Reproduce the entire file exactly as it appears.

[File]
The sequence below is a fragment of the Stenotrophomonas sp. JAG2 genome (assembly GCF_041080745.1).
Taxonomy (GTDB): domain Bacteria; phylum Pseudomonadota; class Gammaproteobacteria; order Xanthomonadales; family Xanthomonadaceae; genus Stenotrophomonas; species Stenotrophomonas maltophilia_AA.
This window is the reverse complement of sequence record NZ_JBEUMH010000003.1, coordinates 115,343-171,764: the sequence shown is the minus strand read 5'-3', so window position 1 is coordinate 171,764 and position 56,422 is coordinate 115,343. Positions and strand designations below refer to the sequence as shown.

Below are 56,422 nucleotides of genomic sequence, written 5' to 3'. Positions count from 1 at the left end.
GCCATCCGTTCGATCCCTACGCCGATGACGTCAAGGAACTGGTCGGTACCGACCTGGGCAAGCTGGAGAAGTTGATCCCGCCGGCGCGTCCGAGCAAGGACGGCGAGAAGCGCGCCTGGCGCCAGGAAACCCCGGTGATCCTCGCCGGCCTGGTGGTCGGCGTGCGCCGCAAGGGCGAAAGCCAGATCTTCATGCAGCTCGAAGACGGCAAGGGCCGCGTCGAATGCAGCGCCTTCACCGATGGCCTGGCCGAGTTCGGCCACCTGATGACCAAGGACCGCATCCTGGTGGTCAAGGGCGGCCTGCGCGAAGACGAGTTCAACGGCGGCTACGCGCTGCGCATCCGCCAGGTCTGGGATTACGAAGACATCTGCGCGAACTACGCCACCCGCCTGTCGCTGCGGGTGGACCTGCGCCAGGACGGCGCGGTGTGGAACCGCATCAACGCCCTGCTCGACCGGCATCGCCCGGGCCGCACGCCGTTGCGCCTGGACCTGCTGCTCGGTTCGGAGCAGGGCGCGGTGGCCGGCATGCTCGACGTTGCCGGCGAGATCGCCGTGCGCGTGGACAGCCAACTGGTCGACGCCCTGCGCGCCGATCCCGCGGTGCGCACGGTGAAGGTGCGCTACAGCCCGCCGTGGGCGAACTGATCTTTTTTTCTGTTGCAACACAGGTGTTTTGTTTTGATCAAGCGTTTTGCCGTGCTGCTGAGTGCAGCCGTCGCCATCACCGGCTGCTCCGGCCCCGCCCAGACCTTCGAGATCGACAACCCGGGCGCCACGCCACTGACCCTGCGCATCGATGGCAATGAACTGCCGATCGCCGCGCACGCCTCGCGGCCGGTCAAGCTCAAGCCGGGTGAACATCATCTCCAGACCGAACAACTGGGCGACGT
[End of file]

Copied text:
The sequence below is a fragment of the Stenotrophomonas sp. JAG2 genome (assembly GCF_041080745.1).
Taxonomy (GTDB): domain Bacteria; phylum Pseudomonadota; class Gammaproteobacteria; order Xanthomonadales; family Xanthomonadaceae; genus Stenotrophomonas; species Stenotrophomonas maltophilia_AA.
This window is the reverse complement of sequence record NZ_JBEUMH010000003.1, coordinates 115,343-171,764: the sequence shown is the minus strand read 5'-3', so window position 1 is coordinate 171,764 and position 56,422 is coordinate 115,343. Positions and strand designations below refer to the sequence as shown.

Below are 56,422 nucleotides of genomic sequence, written 5' to 3'. Positions count from 1 at the left end.
GCCATCCGTTCGATCCCTACGCCGATGACGTCAAGGAACTGGTCGGTACCGACCTGGGCAAGCTGGAGAAGTTGATCCCGCCGGCGCGTCCGAGCAAGGACGGCGAGAAGCGCGCCTGGCGCCAGGAAACCCCGGTGATCCTCGCCGGCCTGGTGGTCGGCGTGCGCCGCAAGGGCGAAAGCCAGATCTTCATGCAGCTCGAAGACGGCAAGGGCCGCGTCGAATGCAGCGCCTTCACCGATGGCCTGGCCGAGTTCGGCCACCTGATGACCAAGGACCGCATCCTGGTGGTCAAGGGCGGCCTGCGCGAAGACGAGTTCAACGGCGGCTACGCGCTGCGCATCCGCCAGGTCTGGGATTACGAAGACATCTGCGCGAACTACGCCACCCGCCTGTCGCTGCGGGTGGACCTGCGCCAGGACGGCGCGGTGTGGAACCGCATCAACGCCCTGCTCGACCGGCATCGCCCGGGCCGCACGCCGTTGCGCCTGGACCTGCTGCTCGGTTCGGAGCAGGGCGCGGTGGCCGGCATGCTCGACGTTGCCGGCGAGATCGCCGTGCGCGTGGACAGCCAACTGGTCGACGCCCTGCGCGCCGATCCCGCGGTGCGCACGGTGAAGGTGCGCTACAGCCCGCCGTGGGCGAACTGATCTTTTTTTCTGTTGCAACACAGGTGTTTTGTTTTGATCAAGCGTTTTGCCGTGCTGCTGAGTGCAGCCGTCGCCATCACCGGCTGCTCCGGCCCCGCCCAGACCTTCGAGATCGACAACCCGGGCGCCACGCCACTGACCCTGCGCATCGATGGCAATGAACTGCCGATCGCCGCGCACGCCTCGCGGCCGGTCAAGCTCAAGCCGGGTGAACATCATCTCCAGACCGAACAACTGGGCGACGT